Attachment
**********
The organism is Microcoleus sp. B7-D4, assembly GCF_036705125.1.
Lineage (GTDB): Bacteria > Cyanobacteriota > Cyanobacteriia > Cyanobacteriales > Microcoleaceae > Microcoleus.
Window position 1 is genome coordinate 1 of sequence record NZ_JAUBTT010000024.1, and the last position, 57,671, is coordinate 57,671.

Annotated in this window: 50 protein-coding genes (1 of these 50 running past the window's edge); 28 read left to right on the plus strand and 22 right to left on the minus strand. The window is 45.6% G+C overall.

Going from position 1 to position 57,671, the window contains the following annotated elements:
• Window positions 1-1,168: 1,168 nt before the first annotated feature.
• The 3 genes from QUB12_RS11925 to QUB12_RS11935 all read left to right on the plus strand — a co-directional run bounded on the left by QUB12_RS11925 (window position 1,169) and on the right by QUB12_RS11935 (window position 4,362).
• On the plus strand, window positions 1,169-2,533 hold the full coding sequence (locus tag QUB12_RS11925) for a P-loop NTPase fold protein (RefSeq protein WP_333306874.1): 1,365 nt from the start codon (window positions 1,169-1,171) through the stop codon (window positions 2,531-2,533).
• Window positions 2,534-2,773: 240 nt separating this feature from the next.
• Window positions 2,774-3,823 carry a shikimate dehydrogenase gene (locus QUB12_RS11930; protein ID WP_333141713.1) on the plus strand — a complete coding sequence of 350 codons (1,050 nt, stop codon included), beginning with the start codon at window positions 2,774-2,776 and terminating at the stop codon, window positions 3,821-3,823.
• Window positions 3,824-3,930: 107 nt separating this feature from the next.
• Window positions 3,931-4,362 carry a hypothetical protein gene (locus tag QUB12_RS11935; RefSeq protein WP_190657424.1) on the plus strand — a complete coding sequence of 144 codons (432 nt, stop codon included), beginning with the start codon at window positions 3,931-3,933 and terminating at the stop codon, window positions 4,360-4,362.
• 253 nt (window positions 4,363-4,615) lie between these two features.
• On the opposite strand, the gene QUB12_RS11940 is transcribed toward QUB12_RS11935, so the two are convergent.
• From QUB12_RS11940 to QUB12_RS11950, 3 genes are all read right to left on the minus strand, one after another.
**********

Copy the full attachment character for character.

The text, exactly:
The organism is Microcoleus sp. B7-D4, assembly GCF_036705125.1.
Lineage (GTDB): Bacteria > Cyanobacteriota > Cyanobacteriia > Cyanobacteriales > Microcoleaceae > Microcoleus.
Window position 1 is genome coordinate 1 of sequence record NZ_JAUBTT010000024.1, and the last position, 57,671, is coordinate 57,671.

Annotated in this window: 50 protein-coding genes (1 of these 50 running past the window's edge); 28 read left to right on the plus strand and 22 right to left on the minus strand. The window is 45.6% G+C overall.

Going from position 1 to position 57,671, the window contains the following annotated elements:
• Window positions 1-1,168: 1,168 nt before the first annotated feature.
• The 3 genes from QUB12_RS11925 to QUB12_RS11935 all read left to right on the plus strand — a co-directional run bounded on the left by QUB12_RS11925 (window position 1,169) and on the right by QUB12_RS11935 (window position 4,362).
• On the plus strand, window positions 1,169-2,533 hold the full coding sequence (locus tag QUB12_RS11925) for a P-loop NTPase fold protein (RefSeq protein WP_333306874.1): 1,365 nt from the start codon (window positions 1,169-1,171) through the stop codon (window positions 2,531-2,533).
• Window positions 2,534-2,773: 240 nt separating this feature from the next.
• Window positions 2,774-3,823 carry a shikimate dehydrogenase gene (locus QUB12_RS11930; protein ID WP_333141713.1) on the plus strand — a complete coding sequence of 350 codons (1,050 nt, stop codon included), beginning with the start codon at window positions 2,774-2,776 and terminating at the stop codon, window positions 3,821-3,823.
• Window positions 3,824-3,930: 107 nt separating this feature from the next.
• Window positions 3,931-4,362 carry a hypothetical protein gene (locus tag QUB12_RS11935; RefSeq protein WP_190657424.1) on the plus strand — a complete coding sequence of 144 codons (432 nt, stop codon included), beginning with the start codon at window positions 3,931-3,933 and terminating at the stop codon, window positions 4,360-4,362.
• 253 nt (window positions 4,363-4,615) lie between these two features.
• On the opposite strand, the gene QUB12_RS11940 is transcribed toward QUB12_RS11935, so the two are convergent.
• From QUB12_RS11940 to QUB12_RS11950, 3 genes are all read right to left on the minus strand, one after another.